No, The N-Word is Still Not Appropriable

by Vivian Brannock

Based in the systemic suffering and inequality faced by inner-city black youth, hip-hop and rap music has reached a surprising level of popularity in a society that denies the racial hierarchy it was founded upon and continues to support.

The n-word has been a facet of hip-hop and rap music practically since its creation, becoming mainstream with the popularity of West Coast “gangsta rap” styles in the mid-80’s. At that time, the n-word’s existence in rap music served to break down the societal definition of a “nigger” and reflect on what the n-word really means. Take for example NWA’s song ‘F*ck the Police’, in which they rap,

“A young nigga got it bad ‘cause I’m brown

And not the other color, so police think

They have the authority to kill a minority.”

As a light-skinned black girl who comes from a solidly middle-class family, the context of stereotypical hip-hop culture is something I find completely unfamiliar. Gang violence, generational poverty, and the meager social expectations of being belligerent, unintelligent, and violent are not things I’ve experienced consistently throughout my life. From my own observations, many die-hard fans of hip-hop and rap music can’t relate to these traumas either.

A huge demographic of rap listeners in my community are middle-class white teens with a limited understanding of systemic racism and white privilege. This holds true around the country, as most people who download hip hop music are white teens living in the suburbs. White people listening to rap music is not inherently bad; anyone can listen to any kind of music they enjoy. What is inherently bad is when white rap fans use the n-word while listening to hip-hop and rap music.

We have always lived in a racially inequitable society. In America, black people have always existed at a lower tier on the socioeconomic spectrum than white people. It’s very important to remember this historically persistent power dynamic when thinking about the n-word’s use today. In defining the n-word, those in power defined the black person as less intelligent, inherently violent, and higher risk. Whether or not we individually recognize this to be true, these social expectations have subconsciously defined what a black person should be in our minds. Because these characteristics which define the n-word still exist in the way we perceive black people, we have not reached a point in our society where we can say the n-word and assume it carries no weight.

The relationship that exists around the n-word is entirely different for black people than it is for white people. To deny that white people use the n-word as a tool to oppress black people is to deny our country’s history of racial violence and systemic racial injustice. To deny this is to deny the humanity of your black friends and neighbors. To deny this is to admit your lack of respect for the black people in your life. It’s this dynamic that makes it impossible for white people to reclaim and use the n-word the same way that black people do.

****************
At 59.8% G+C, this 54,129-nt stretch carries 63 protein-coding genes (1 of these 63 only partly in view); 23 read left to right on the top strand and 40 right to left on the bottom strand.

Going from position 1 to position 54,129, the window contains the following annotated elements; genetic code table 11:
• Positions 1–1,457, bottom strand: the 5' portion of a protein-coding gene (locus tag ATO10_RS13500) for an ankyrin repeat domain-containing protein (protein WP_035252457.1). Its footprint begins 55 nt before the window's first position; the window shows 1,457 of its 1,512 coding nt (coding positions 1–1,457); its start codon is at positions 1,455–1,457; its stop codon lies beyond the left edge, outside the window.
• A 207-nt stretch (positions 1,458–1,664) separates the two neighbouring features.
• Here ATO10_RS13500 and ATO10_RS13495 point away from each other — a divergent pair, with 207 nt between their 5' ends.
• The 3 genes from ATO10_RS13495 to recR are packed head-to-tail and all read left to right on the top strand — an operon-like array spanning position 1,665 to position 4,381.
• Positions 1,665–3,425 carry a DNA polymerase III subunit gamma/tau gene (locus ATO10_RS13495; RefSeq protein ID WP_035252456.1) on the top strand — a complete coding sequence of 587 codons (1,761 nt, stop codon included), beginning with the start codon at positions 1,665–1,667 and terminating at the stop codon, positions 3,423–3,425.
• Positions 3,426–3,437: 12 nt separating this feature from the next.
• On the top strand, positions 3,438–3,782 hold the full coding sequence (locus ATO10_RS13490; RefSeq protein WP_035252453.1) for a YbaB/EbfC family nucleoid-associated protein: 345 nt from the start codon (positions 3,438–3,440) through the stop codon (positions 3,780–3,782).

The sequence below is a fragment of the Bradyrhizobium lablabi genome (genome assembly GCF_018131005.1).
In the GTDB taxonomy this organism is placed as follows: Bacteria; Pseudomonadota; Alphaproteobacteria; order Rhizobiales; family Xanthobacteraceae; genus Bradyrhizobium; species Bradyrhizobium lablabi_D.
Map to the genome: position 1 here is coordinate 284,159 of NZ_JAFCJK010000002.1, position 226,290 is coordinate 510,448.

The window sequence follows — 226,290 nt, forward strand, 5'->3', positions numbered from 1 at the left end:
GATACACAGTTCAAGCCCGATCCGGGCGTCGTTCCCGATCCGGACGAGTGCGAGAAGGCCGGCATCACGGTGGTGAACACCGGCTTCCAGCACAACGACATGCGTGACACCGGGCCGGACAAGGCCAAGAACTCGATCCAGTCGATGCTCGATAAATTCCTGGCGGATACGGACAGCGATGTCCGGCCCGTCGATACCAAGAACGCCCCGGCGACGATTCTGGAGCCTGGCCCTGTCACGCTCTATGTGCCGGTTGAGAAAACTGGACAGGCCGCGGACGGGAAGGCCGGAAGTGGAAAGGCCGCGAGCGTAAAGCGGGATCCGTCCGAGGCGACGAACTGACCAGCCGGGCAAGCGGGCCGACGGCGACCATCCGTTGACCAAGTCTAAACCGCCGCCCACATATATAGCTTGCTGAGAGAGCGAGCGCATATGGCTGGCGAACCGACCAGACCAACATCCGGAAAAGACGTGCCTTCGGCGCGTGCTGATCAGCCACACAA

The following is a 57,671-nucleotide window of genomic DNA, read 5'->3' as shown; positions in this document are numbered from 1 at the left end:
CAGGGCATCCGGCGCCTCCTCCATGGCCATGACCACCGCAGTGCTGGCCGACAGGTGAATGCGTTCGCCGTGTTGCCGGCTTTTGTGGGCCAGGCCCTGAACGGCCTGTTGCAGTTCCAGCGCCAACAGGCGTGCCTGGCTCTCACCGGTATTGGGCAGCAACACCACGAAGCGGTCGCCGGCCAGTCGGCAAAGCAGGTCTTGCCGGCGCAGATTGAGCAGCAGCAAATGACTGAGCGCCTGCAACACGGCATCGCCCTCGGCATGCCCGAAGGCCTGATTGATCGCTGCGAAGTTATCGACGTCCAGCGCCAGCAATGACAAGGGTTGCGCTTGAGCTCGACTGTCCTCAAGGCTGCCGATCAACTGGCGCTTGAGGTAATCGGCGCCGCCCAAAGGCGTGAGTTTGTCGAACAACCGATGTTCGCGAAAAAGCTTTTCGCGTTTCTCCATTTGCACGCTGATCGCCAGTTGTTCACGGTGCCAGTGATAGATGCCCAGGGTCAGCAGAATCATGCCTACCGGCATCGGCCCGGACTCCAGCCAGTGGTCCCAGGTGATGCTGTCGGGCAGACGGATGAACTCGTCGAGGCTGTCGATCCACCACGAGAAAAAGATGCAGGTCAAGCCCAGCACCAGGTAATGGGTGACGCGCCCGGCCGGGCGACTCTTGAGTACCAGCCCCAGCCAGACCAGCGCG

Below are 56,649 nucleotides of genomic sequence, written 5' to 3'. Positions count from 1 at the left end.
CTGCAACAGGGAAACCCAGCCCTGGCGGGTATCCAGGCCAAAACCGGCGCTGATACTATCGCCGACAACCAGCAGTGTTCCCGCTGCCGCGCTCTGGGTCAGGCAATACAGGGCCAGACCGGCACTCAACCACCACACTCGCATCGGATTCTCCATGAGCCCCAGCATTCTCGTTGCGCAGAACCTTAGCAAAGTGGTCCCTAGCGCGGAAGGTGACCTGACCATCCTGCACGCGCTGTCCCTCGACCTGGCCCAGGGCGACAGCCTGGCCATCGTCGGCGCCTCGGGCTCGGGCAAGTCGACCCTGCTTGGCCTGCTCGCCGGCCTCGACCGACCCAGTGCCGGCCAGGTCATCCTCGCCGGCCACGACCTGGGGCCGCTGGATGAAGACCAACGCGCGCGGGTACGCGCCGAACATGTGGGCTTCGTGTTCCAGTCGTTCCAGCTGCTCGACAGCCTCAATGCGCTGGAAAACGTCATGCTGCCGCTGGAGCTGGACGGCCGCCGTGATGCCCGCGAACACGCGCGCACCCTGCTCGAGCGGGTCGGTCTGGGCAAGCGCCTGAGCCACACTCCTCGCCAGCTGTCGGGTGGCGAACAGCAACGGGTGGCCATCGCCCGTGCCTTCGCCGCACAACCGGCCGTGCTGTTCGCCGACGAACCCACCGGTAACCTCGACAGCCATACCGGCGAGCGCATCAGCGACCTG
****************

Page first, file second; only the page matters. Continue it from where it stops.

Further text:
We live in a society where black men and women are routinely murdered by the police, where black teens are followed through stores because they look suspicious, and where black women constantly must slap white hands out of their hair. The belief that there is an unfair double standard if black people say it and white people can’t point to a lack of understanding of this prevalent racial injustice in our society. Being called the n-word in a derogatory way is a disproportionately larger injustice than being unable to say the n-word when rapping along to your favorite song.

This illusion of an unfair double standard leads to white people deciding that if they can’t use it, then black people shouldn’t be allowed to either. While I understand the argument behind abandoning the n-word entirely, the motivation here is based in a feeling of being left out. The reality is, no white person can police a black person’s use of the n-word. Wanting to abandon a word defined by centuries of racial violence and trauma is entirely just, and whether the n-word should be used at all is an active conversation on the table. White voices have no place in that conversation, especially when their participation is based in an illusion of unfairness.

When and how the n-word will be used is something to be decided specifically by the black community.

It feels distinctly wrong to me that white teens who likely know little about systemic racial discrimination actively try to be ‘more hood’ and call their similarly privileged white friends ‘their niggas’ with little to no repercussions. Because they are the ones oppressed by the n-word, black people have the power to choose for themselves if they want to reclaim it or not. Black people can use the n-word at their own discretion; white people do not have that authority.

Many youth in my community seem to be under the assumption that we live in a world where racial slurs should bounce off our skin without leaving a mark. Unfortunately, this is not a reality; we live in a society defined by racial injustice. We need to look at this issue with a heightened degree of empathy: if you were to put yourself in the shoes of displaced, mistreated, and continuously neglected black Americans, would you say ‘nigga’ so readily?


Vivian Brannock is a Senior at the Center School, where she is an activist for racial injustice. She is also a big fan of dogs, and particularly cute ones can make her cry.

2 thoughts on “No, The N-Word is Still Not Appropriable”

  1. A very clear, strong, thought-out article! I kind of feel like I just read a really good story. Please keep writing and fighting for what is right!

    Like

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